Whose voice, whose gaze?

Gender, power, categories, and multi-vocal narratives in Scandinavian ballad tradition.

The Scandinavian popular ballads, with their origin in the middle Ages, are in many ways relevant in present-day society. They tell numerous stories of forced marriages, illegitimate pregnancies, rape, and other kinds of violence – but also of defiance, defence strategies and reversed roles. The Ballad universe is a hierarchic, mostly patriarchal world where ideas of honour and shame prevail, and where conflicts arise between the individuals’ wishes and the norms and rules of family and society. Violence is a prominent feature: combats for power between men, sexual violence exercised towards women, and honour-related violence that may be directed towards both women and men. However, protagonists may at times overthrow the balance of power by the use of cunning, physical power, or cross-dressing.

Ballads and other narrative songs have, over the centuries, moved across social boundaries as well as across the boundaries between oral/aural and literate musical culture. They have played an important role in everyday life, far into the 20th century; one function is the processing of the singers’ own experiences and comments on social norms. A great amount of individually shaped variants of the ballads from the 17th to the late 20th century are accessible. What does this material tell us about how different singers have approached and interpreted these narratives? How can we relate these narratives to changes within legislation, judicial praxis, and world views over time? What do the singers tell us? Whose gaze has decided the categorisation of these multi-vocal narratives? Which structures of power are, respectively, visible or invisible?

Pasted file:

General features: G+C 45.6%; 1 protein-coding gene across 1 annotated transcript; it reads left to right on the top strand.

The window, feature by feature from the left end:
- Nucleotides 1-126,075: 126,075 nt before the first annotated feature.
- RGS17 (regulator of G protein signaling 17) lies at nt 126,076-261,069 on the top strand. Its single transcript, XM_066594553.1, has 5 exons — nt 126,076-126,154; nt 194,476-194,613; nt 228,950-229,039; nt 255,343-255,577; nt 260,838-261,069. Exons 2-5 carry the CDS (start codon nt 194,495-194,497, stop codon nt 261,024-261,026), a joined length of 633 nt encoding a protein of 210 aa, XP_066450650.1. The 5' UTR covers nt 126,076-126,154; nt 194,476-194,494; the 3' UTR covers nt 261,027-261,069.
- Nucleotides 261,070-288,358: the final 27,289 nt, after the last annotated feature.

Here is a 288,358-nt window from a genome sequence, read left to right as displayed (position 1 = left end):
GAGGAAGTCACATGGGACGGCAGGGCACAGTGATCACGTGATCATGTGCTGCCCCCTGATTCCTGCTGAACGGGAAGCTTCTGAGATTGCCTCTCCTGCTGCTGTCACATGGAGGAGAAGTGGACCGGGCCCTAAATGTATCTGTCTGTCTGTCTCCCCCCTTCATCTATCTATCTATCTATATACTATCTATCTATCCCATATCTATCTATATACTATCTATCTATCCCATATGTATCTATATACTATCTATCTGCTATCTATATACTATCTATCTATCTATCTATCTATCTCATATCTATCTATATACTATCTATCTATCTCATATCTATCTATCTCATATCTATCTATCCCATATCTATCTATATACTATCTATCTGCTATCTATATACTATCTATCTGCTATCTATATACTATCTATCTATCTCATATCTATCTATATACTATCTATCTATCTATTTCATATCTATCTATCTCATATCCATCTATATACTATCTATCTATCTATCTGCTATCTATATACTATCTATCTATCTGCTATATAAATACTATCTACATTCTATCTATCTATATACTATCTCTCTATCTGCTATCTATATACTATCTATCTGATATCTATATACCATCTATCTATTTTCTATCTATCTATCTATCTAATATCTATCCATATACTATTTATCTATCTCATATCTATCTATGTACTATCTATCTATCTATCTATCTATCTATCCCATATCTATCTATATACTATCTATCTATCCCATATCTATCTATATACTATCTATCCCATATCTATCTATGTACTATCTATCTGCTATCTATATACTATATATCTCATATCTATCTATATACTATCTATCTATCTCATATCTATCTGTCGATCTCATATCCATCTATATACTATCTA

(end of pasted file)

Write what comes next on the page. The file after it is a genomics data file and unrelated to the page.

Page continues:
The study is conducted by Dr Ingrid Åkesson, The Centre for Folk Music and Jazz Research. Gender and power in the ballads are studied on the basis of theories on stubborn mental structures and on violence and masculinity. Recent historical research on legislation and judicial praxis concerning phenomena such as marriage, sexual violence and child murder gives a background for new questions about songs and performance in relation to historical reality. The study focuses on narrative motifs crossing the boundaries between ballad types; existing categories and the classifying (male) gaze that constructed these are regarded from new perspectives. Close reading and listening are combined with perspectives from ethnomusicology, folkloristics, history of ideas, gender theory and literature.




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